2. Face mask use. It identified (in multiple discussions) the unclear benefits if someone is well, plus the unlikely widespread public compliance, coupled with limited public training in their hygienic use and disposal (and the possibility that mask use in the UK ‘may add to fear and anxiety’ – 28.1.20: 8)
  3. Voluntary self-isolation. It expressed uncertainty about public compliance, and the difficulty of knowing when the illness begins and infectiousness ends.
  4. Port of entry screening, assuming a low impact since it would miss most cases.

[Note: please use the PDF if the tables look a bit weird below]

NERVTAG table 1aNERVTAG table 1b

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Evidence & Policy insights during the COVID-19 Pandemic

Evidence & Policy Blog

Kat Smith and Paul Cairney

The COVID-19 pandemic is shining a light on the roles that evidence and expertise can play in policy and practice. Understanding the nature of these debates, and developing tools to help decision-makers navigate them, is the focus of the Evidence & Policy community. In this post, we consider how our reflections on the field’s key insights help us understand the role evidence is playing in the UK’s response to the current pandemic:


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Welcome to the Evidence & Policy blog: Our reflections on the field

Evidence & Policy Blog

Kat Smith and Paul Cairney

This new blog helps make the insights within Evidence & Policy accessible to all. In this opening post, the current Editors reflect on what they feel are some of the key insights about the interplay between evidence and policy:


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I was knocked off my motorbike in 1996

I was going at 60mph on the M8 East. Fast enough to be life threatening, but not fast enough to stop a car from overtaking and hitting my front wheel before it sped off. I broke my helmet and my wrist, which never fully recovered. Later on, the doctors gave me morphine and the nurses told me I was lucky to be alive.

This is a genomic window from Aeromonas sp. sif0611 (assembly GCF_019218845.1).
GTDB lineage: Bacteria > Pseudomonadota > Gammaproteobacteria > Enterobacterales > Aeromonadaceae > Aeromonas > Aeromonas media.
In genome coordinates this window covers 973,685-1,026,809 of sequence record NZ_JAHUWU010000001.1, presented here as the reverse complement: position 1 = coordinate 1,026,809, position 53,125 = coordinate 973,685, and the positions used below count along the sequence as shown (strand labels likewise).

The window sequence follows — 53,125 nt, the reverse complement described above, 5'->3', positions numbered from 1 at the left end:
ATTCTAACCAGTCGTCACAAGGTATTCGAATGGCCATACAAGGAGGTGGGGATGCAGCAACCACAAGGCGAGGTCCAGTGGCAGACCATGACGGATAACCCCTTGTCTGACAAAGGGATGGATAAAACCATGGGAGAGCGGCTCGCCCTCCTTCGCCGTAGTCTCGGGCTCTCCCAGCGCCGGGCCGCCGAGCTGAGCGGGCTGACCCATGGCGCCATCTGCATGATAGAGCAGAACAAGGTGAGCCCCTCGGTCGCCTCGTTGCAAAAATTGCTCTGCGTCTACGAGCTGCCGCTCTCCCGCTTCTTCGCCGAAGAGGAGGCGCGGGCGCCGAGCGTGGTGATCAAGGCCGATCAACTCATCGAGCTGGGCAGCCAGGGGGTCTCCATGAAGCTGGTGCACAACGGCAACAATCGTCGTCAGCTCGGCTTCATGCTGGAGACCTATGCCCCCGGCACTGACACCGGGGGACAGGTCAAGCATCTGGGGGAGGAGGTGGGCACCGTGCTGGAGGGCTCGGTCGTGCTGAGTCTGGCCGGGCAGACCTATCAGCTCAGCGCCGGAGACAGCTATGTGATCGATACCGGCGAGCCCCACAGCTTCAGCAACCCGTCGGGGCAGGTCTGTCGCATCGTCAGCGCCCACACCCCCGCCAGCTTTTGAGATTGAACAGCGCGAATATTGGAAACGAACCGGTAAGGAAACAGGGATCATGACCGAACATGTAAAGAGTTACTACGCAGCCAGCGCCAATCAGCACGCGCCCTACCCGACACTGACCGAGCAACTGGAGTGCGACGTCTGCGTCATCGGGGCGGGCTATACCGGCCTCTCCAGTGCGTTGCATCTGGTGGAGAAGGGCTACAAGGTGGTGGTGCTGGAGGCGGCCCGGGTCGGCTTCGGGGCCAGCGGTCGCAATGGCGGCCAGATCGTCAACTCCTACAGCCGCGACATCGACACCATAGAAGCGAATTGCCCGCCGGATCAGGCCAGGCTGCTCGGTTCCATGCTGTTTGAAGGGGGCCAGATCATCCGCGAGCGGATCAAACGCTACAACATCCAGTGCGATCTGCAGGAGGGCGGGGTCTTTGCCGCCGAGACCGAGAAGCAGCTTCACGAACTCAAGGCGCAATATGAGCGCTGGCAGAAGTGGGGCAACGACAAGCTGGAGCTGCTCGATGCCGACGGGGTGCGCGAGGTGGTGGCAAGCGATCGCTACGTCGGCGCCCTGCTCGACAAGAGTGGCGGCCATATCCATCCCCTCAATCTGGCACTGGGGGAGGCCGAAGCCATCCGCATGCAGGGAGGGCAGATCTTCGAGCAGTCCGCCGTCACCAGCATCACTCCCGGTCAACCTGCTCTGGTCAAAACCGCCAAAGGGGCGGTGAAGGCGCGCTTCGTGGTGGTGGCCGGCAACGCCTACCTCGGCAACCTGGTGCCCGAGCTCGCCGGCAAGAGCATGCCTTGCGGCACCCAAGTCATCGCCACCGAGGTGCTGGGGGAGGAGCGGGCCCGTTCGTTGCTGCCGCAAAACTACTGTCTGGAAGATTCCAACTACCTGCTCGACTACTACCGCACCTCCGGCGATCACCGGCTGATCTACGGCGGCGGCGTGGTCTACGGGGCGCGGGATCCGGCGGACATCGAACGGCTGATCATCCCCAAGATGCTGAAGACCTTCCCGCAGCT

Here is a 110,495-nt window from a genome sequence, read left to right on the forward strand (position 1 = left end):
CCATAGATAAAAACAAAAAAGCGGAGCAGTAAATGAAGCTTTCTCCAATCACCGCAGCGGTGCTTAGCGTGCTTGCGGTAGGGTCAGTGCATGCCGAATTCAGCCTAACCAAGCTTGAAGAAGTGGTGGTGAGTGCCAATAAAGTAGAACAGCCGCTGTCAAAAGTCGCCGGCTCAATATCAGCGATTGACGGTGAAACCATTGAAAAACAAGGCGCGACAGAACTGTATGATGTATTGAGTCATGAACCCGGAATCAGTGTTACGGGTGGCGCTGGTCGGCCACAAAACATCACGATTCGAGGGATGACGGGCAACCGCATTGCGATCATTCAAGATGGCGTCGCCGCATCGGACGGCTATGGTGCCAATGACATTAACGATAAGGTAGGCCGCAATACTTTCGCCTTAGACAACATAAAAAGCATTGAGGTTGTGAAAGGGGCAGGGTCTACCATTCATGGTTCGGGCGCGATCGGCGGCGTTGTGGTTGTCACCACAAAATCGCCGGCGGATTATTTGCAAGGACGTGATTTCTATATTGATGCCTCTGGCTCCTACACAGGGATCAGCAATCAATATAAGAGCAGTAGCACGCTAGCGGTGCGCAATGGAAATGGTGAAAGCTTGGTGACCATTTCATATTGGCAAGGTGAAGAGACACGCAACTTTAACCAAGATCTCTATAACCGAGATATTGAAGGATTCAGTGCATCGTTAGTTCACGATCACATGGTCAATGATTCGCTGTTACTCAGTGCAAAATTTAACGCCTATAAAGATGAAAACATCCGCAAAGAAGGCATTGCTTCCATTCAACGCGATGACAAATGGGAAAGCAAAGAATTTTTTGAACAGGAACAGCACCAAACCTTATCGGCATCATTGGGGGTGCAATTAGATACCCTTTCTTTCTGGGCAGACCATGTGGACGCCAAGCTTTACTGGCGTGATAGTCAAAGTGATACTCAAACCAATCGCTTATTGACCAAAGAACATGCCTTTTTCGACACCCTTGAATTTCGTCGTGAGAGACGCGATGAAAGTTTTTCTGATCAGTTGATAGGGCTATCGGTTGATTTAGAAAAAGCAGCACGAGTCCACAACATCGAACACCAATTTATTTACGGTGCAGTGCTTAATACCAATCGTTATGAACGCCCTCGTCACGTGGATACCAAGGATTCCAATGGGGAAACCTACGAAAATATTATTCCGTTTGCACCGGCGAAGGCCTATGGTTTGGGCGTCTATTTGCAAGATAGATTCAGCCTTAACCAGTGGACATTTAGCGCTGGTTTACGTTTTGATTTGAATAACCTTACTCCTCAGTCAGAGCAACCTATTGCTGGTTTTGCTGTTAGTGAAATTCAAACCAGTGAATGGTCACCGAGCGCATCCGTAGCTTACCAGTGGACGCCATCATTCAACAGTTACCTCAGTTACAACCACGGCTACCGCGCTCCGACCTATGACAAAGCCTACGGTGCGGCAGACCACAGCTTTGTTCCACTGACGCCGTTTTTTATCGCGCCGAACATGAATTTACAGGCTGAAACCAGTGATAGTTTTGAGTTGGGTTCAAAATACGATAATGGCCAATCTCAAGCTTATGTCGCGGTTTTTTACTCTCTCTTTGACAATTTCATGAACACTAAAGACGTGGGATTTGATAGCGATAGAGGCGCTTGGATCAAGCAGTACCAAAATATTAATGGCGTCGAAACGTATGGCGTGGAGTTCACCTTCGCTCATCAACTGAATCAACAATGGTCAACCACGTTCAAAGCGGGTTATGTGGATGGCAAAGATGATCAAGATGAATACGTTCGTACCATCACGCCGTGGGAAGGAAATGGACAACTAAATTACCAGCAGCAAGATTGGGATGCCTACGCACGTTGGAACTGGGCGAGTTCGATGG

For some reason, I thought of my baby daughter and vowed to give up the bike before deciding to crawl off the road. I still remember that split second to this day. If I wake up in the middle of the night to think about it, it’s mostly to relive that moment.

The rest is a blur. I remember the car’s motion but not the car. I remember that a man stopped traffic with his car, to give me time to move. I remember he took me to hospital, but not who he was or what he looked like. I don’t know if I thanked him, and thats the second thing I wake up to think about.

You see, I really want to make sure that I thanked him and that he knows I’m grateful. What are the chances that he might read this and remember, or that he told someone his story and they remember?

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Policy Analysis in 750 words: Classic 5-step advice

Policy analysis’ describes the identification of a policy problem and possible solutions.

Classic models of policy analysis are client-oriented. Most texts identify the steps that a policy analysis should follow, from identifying a problem and potential solutions, to finding ways to predict and evaluate the impact of each solution. Each text describes this process in different ways, as outlined in Boxes 1-5. However, for the most part, they follow the same five steps:

  1. Define a policy problem identified by your client.
  2. Identify technically and politically feasible solutions.
  3. Use value-based criteria and political goals to compare solutions.
  4. Predict the outcome of each feasible solution.
  5. Make a recommendation to your client.

Further, they share the sense that analysts need to adapt pragmatically to a political environment. Assume that your audience is not an experienced policy analyst. Assume a political environment in which there is limited attention or time to consider problems, and some policy solutions will be politically infeasible. Describe the policy problem for your audience: to help them see it as something worthy of their energy. Discuss a small number of possible solutions, the differences between them, and their respective costs and benefits. Keep it short with the aid of visual techniques that sum up the issue concisely, to minimise cognitive load and make the problem seem solvable.